I love mountains! I always have. I remember well growing up, when we would go kumusha, our village in Nerwande, Rusape on school holidays I would often stare out at Chamakumbu and Deedzo both mountains near our homestead, wishing I could just climb up. But, with stories told of how mystic mountains were and the many ‘supernatural’ disappearances of people who ‘disrespected the spirits’ by daring to walk on sacred grounded grounds, the stories would scare me put and I wouldn’t dare.
Then the family moved to Pretoria, South Afrika and at university the mountains would call, yes call me and say ‘Pfungwa! Huya’ (come)! Ok no, not literally and not the Sangoma call either. But I would often be found arranging our hiking outings – Magaliesberg and Drakensberg which remains one of my best holiday retreats. Then 3-years ago I relocated to Cape Town, a pre-midlife crisis sort of move inspired by a need for more. My beloved Johannesburg, for personal reasons I shall not divulge now, just wasn’t cutting it! I knew I wanted more, I wanted to leave, explore the world, new sights, and sounds and live a little.
There were only two other cities I had always wanted to live in, in South Afrika – Durban and Cape Town. Both chosen for their proximity to oceans. Being from landlocked Zimbabwe, I have always been fascinated by these large expanses of water. As God would have it, I got a job in Cape Town. And, I could not have asked for better, I got best of both worlds – mountains on the one side and ocean on the other. It’s an open secret, I love Cape Town. I needed Cape Town. It is my soul’s sanctuary.
Trekking began on the 12th of January 2014 and Lions Head and Table Mountain had trained me well. The first five days were, excuse the pun, a walk in the park. Summit day was my hardest. When we got to Stella Point (5 745m) my gentle but rock hard strong guide, George thought I was done with. He hugged me, hi-fived me, told me how Stella Point is a great achievement and that I would still get a certificate of accomplishment. When I told him that we were proceeding on, that I had not come to see Stella, he simply looked at me in disbelief but I am sure weak as I was the resolve unmistakable and all he said was ‘You are one strong Afrikan woman with a strong heart!’. Even with my limbs frozen, giving up was never an option and so I huffed, puffed and I made it to Uhuru Peak (5 895m)! I cried, I had done it!
Summiting Kilimanjaro remains the most physically challenging thing I have ever done, as of yet anyway. Seven days of hard trekking and my prayer each day was simple, to sleep well and wake up refreshed, ready to go. God surely answered that prayer and each day, with backpack stocked with just the right amount of food, water supply and a can-do attitude, I was able to do the work for that day and little by little, ‘pole-pole’, day by day, I made it up top. I have since learnt that, on any given day, I/we all have what it takes to do what is needed for that day only – I have the energy, the competence, the wisdom, smarts – I need only focus on just today!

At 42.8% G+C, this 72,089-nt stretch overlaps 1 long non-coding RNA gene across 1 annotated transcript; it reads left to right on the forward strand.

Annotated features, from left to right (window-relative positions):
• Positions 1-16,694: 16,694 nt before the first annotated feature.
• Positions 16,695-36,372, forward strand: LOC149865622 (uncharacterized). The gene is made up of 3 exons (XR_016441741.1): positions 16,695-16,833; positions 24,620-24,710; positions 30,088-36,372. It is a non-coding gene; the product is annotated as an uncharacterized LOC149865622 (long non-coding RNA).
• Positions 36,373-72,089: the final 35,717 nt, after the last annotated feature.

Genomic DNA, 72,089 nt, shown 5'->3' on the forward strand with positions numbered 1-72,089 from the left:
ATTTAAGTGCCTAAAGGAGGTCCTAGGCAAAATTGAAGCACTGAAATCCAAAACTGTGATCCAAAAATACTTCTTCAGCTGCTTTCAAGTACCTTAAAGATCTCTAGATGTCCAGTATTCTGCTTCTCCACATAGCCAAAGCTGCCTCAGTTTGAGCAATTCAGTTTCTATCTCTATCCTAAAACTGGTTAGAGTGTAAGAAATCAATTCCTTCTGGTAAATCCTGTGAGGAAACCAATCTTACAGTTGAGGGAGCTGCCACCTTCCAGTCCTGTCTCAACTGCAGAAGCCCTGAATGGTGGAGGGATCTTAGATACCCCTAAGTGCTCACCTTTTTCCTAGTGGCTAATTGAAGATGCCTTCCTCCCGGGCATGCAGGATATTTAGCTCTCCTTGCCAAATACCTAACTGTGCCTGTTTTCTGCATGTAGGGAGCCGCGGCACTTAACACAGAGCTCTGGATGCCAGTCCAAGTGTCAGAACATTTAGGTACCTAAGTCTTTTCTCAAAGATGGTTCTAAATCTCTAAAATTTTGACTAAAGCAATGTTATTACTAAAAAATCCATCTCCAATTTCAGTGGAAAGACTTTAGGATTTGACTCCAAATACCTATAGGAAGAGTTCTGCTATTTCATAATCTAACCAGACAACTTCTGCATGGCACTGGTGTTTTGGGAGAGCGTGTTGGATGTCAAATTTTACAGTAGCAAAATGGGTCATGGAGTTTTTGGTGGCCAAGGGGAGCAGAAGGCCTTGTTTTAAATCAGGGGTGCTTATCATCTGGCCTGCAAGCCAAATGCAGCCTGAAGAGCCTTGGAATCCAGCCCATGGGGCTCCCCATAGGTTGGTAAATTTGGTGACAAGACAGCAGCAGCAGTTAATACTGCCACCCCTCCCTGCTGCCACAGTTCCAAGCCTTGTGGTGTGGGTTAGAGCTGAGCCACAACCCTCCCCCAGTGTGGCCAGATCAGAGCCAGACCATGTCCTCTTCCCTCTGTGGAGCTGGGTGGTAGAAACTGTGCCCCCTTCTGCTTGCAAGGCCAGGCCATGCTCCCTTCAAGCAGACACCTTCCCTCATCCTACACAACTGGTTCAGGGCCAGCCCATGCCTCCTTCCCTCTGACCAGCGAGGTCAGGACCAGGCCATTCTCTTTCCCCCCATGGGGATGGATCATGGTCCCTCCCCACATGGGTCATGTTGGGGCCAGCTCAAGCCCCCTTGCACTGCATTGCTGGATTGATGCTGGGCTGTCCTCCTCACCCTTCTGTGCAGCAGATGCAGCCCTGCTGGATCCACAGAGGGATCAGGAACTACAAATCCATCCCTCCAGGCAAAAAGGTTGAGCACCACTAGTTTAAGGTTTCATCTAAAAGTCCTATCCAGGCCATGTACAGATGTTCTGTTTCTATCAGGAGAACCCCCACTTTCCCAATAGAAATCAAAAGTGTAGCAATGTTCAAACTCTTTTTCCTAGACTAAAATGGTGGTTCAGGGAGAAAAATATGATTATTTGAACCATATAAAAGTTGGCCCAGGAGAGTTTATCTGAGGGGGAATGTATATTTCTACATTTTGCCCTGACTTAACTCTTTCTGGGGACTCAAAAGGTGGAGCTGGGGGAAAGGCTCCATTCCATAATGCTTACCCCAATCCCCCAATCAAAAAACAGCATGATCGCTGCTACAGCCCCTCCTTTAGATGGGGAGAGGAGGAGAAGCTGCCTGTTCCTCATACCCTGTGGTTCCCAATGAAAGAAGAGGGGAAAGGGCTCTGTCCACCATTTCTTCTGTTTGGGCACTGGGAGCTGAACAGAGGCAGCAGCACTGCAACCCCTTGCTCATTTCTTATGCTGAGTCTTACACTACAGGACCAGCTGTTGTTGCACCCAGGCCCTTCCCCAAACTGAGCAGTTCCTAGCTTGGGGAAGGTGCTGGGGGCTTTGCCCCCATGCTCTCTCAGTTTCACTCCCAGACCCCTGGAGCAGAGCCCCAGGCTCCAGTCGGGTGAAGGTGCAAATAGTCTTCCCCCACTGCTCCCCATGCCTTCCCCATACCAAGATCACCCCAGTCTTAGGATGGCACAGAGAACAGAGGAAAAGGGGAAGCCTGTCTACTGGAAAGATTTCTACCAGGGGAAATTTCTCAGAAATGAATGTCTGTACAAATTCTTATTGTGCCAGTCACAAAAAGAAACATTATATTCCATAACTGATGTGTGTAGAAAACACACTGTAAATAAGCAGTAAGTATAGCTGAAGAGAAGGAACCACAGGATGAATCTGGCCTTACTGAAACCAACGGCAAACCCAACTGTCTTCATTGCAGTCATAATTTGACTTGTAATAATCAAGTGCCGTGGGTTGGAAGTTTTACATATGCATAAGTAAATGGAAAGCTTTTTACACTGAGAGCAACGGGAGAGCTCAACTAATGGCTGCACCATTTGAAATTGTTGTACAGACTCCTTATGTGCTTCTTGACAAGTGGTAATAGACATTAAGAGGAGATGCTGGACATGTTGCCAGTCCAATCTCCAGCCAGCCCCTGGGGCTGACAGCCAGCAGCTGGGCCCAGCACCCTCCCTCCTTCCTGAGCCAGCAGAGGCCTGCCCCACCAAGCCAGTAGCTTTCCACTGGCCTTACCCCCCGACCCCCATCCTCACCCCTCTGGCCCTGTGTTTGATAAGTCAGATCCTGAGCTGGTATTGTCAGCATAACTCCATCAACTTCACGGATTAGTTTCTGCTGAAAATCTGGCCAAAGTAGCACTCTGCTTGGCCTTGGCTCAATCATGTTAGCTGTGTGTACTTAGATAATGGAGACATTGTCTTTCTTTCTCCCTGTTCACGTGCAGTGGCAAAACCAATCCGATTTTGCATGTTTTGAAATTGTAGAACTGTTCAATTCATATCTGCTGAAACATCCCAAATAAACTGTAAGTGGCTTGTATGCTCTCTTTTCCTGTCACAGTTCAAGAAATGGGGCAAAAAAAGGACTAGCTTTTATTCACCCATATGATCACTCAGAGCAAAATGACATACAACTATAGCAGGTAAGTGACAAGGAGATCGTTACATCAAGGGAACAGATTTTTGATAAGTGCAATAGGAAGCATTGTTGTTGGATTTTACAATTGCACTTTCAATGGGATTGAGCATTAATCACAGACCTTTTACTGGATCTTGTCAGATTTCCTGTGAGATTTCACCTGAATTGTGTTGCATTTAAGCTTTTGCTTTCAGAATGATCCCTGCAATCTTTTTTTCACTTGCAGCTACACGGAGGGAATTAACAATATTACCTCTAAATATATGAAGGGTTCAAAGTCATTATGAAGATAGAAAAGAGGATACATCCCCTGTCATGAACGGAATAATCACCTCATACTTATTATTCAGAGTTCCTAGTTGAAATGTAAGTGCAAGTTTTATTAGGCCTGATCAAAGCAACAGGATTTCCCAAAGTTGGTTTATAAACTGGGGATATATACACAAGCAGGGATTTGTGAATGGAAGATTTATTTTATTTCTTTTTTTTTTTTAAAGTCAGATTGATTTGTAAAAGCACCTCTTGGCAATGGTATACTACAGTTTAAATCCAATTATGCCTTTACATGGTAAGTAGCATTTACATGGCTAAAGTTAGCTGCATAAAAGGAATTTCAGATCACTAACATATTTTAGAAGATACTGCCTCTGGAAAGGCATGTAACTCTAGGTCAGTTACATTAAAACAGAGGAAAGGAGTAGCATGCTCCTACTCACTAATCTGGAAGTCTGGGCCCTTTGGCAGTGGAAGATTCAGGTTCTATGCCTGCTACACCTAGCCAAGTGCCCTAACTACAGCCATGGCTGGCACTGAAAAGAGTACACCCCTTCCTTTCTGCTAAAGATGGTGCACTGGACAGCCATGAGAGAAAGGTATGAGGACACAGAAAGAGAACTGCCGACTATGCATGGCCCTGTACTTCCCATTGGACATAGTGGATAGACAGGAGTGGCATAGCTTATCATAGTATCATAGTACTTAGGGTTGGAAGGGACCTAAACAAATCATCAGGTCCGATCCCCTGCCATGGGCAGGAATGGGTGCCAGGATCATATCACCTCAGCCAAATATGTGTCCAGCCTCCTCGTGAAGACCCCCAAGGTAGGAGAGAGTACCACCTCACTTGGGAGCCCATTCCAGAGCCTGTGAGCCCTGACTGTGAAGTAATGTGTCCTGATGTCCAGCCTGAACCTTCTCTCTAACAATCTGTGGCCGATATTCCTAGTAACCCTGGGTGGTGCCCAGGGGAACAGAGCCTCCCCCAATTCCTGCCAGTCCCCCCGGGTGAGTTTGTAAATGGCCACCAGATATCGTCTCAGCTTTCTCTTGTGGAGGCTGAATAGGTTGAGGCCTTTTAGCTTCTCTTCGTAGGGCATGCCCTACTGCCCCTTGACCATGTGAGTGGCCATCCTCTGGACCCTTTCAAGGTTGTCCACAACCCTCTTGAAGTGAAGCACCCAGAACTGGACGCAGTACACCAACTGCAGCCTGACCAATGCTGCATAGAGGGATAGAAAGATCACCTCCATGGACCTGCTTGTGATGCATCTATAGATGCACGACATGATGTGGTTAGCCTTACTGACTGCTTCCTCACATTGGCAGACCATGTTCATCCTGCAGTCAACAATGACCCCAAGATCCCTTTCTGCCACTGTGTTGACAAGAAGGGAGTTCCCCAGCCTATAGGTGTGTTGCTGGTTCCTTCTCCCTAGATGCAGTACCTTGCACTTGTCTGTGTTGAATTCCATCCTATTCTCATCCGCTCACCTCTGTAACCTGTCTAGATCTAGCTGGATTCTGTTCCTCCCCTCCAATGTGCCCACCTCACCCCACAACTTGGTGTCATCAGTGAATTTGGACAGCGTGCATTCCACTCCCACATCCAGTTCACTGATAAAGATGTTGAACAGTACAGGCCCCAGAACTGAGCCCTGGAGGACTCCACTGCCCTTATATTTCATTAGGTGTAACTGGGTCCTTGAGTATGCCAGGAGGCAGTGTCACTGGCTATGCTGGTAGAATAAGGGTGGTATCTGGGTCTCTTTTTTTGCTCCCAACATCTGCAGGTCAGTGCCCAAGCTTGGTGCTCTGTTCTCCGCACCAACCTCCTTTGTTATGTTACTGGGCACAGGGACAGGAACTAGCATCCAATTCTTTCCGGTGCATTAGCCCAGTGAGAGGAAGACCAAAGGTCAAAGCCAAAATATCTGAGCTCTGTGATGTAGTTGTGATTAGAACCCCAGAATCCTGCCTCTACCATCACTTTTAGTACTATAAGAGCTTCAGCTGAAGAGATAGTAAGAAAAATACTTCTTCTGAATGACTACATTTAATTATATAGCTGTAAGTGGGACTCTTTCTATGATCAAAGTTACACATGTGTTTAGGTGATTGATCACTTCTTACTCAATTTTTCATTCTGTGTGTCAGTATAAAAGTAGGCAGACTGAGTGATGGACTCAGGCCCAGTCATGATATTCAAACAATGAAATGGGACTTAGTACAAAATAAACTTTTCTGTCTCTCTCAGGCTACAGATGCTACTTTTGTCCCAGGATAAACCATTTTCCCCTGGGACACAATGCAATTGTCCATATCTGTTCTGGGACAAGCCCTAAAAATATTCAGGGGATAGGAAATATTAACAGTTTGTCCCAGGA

Many of my friends, family and chance encounters have asked me why I did it and why I would do such a crazy thing. What I now know for sure and truly believe is that everyone needs to do crazy things often! Everyone needs a pilgrim, a journey to the core, a Kilimanjaro of sorts of their own and it doesn’t have to be a mountain, it can be anything. For me it just happened to be Kilimanjaro, journey of celebration, of my life’s journey, where it’s taken me, where I found myself as a woman and the woman I want to be. Many have also asked if this pilgrim gave me any revelations and wise insights and the answer is yes. This submission was meant to be a reflection on my long walk to Uhuru, which literally means freedom in Swahili and lessons learnt along the way or as I looked back on it all. So yes, first lesson is that we need to do more crazy things - challenge the body, challenge the mind, challenge the will – something just gets unleashed.
What Kilimanjaro unleashed in me was a can-do attitude and belief in myself! I realised that I was strong! I am a strong woman – physically, emotionally, and mentally! What an amazing epiphany that was! Somehow, I had forgotten that, I had settled for victimhood and stopped dreaming. Aching muscles and all as I sat back at the foot of the giant that is Kilimanjaro, reflecting on the summit, what I knew without a doubt was that I wanted more and that there was more to me, more to life and more adventures to be had! What I know for sure is I can do more and God wants to give and show me more - I need only ask, I need only do!
On the mountain, the two words you will hear a lot are ‘pole-pole’. Said by fellow hikers and guides alike to encourage each other on. Pole-pole is Swahili, meaning ‘slowly, slowly’. That it is not a race where the fastest one wins but that little by little, with every step each hiker can make it to the top. You soon realise that each hikers ‘slowly, slowly’ is different. What is one hiker’s ‘pole-pole’ might just leave you huffing and panting out of breathe. And I had to find my own pace. The sooner you find it and get in sync with it, the more the hike becomes enjoyable. We each have to pace ourselves lest we tire, lose steam, lose hope, give up and turn back. And so it is in life, I/we each have our own pace and rhythm to our life-song – get comfortable with it, dance and revel in it!